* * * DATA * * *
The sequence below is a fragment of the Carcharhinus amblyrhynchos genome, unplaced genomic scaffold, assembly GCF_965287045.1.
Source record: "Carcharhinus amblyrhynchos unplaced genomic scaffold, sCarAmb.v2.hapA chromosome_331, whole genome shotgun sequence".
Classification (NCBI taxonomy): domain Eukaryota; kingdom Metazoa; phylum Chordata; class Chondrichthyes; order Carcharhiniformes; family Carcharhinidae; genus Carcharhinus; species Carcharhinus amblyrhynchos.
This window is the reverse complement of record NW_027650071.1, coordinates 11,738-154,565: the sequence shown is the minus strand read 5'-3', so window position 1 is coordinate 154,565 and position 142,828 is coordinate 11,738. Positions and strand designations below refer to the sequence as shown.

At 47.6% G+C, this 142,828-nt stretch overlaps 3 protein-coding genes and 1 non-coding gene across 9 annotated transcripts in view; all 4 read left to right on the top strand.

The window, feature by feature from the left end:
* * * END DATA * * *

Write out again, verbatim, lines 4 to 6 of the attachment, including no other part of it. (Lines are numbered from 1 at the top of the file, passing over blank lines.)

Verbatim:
This window is the reverse complement of record NW_027650071.1, coordinates 11,738-154,565: the sequence shown is the minus strand read 5'-3', so window position 1 is coordinate 154,565 and position 142,828 is coordinate 11,738. Positions and strand designations below refer to the sequence as shown.

At 47.6% G+C, this 142,828-nt stretch overlaps 3 protein-coding genes and 1 non-coding gene across 9 annotated transcripts in view; all 4 read left to right on the top strand.

The window, feature by feature from the left end: